The National Gallery of Art hosts a retrospective exhibition of the work of Rachel Whiteread through January 13, 2019. I covered the exhibition opening for Architectural Record. An excerpt of the article follows.
On the night of November 23, 1993, artist Rachel Whiteread received awards for being both the U.K.’s best artist and its worst. She won the Turner Prize, the Tate Britain’s £20,000 award for top emerging visual artists in the U.K.; but she also garnered a far more dubious distinction: the “Anti-Turner Prize,” which was drawn from the same shortlist as the real Turner prize and included a purse of £40,000, from a group called the K Foundation, who sought to recognize Whiteread as the worst artist in the world. Both prizes related to Whiteread’s highly controversial “House” installation—a life-sized cast of a Victorian East End house, rendered in spray-on concrete.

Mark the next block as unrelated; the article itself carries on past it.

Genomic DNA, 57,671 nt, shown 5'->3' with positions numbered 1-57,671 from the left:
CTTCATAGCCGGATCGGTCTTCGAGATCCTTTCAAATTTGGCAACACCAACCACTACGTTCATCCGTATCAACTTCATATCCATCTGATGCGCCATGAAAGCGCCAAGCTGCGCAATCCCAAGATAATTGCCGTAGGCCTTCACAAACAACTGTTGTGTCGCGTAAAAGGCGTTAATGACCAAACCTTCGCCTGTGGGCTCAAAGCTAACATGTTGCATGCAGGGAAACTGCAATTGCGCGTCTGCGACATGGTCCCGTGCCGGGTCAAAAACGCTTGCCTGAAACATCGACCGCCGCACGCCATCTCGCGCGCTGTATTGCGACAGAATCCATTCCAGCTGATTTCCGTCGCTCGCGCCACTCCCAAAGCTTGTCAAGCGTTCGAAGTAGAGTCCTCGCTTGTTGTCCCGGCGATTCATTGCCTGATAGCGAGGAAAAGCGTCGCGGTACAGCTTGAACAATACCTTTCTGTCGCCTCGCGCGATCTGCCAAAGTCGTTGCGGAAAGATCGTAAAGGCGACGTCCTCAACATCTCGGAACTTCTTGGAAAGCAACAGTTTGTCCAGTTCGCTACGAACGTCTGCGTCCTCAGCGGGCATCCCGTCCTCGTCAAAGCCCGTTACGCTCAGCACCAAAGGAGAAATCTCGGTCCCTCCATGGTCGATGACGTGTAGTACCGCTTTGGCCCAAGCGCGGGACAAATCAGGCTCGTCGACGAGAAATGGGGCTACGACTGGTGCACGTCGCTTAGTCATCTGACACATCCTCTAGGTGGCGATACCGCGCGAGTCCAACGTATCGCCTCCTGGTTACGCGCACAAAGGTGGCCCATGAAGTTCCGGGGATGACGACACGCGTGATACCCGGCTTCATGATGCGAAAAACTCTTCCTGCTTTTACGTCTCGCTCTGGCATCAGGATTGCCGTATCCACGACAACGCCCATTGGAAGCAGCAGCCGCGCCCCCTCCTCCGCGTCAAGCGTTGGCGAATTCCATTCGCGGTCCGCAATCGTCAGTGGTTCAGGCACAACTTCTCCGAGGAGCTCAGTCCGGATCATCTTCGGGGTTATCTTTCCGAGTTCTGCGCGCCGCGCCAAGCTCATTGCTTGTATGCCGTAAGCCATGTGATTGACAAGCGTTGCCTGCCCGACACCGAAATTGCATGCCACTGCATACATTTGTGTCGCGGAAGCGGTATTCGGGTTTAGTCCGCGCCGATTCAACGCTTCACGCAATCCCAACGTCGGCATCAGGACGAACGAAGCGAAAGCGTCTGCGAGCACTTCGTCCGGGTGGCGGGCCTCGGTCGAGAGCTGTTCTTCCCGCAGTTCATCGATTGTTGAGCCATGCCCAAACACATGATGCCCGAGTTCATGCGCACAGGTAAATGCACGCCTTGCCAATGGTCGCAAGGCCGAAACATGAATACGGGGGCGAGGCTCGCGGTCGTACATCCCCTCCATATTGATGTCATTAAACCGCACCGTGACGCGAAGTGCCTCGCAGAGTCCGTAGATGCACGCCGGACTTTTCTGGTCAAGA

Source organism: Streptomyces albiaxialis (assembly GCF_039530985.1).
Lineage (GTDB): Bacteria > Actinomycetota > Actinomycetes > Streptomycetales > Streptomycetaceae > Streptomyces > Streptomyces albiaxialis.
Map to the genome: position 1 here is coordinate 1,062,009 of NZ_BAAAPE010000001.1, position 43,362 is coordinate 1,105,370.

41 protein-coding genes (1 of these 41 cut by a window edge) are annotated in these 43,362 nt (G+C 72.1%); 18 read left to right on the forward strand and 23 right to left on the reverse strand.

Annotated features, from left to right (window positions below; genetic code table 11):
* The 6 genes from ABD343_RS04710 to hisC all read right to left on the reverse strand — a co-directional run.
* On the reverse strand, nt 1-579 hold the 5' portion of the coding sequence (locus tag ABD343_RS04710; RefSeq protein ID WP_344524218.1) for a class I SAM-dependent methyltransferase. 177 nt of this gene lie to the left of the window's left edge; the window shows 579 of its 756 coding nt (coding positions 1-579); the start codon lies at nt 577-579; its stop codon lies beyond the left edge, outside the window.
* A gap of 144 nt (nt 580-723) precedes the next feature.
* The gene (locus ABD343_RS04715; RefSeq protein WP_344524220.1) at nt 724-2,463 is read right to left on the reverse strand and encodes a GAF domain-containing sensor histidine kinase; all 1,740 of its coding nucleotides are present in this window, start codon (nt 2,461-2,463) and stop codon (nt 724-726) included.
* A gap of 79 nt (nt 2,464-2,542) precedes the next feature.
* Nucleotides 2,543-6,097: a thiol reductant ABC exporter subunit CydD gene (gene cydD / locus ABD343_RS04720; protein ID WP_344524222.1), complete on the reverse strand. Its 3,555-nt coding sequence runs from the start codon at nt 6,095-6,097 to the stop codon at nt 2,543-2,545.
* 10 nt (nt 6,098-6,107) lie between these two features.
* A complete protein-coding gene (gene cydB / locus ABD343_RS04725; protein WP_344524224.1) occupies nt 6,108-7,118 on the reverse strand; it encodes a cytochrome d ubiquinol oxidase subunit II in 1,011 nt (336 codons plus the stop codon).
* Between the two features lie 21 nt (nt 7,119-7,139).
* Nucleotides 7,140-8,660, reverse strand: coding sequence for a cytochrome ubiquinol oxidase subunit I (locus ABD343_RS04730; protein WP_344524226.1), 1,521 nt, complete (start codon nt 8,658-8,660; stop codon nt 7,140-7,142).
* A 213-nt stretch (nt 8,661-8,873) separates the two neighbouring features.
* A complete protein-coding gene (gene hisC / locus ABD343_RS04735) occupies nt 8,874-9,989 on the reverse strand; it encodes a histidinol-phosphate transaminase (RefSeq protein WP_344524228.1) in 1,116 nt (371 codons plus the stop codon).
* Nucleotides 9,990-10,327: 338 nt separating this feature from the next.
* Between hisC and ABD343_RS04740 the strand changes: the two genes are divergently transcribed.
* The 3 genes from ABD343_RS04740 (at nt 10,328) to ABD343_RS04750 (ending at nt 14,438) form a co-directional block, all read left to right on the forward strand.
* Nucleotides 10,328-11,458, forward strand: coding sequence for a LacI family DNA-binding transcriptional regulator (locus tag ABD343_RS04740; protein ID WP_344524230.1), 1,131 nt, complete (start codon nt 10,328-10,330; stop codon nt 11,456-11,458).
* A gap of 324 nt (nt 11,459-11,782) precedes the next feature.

The same night, in between receipt of the two prizes, Whiteread learned that “House” itself would also be demolished in the name of redevelopment. Although it stood for only 80 days, the piece stirred debate about artists dabbling in architecture as well as the broad trend toward gentrification. Public opinion of the piece at the time ranged from eyesore to masterpiece, with the dual awards reflecting the extreme positions.
A quarter of a century later, Whiteread’s work has continued to accumulate honors, and a retrospective exhibition of her works—titled Rachel Whiteread—from the last 30 years shows a progression of spatial and textural investigations that expand upon themes explored in “House.” Launched at the Tate, the exhibition stopped in Vienna before making its American debut on September 16 at the National Gallery of Art in Washington, D.C. Following the show’s four-month run in the capital, it will open at the Saint Louis Art Museum in March 2019.
Read the full story at Architectural Record. Rachel Whiteread is on view at the National Gallery of Art East Building from September 16, 2018 – January 13, 2019.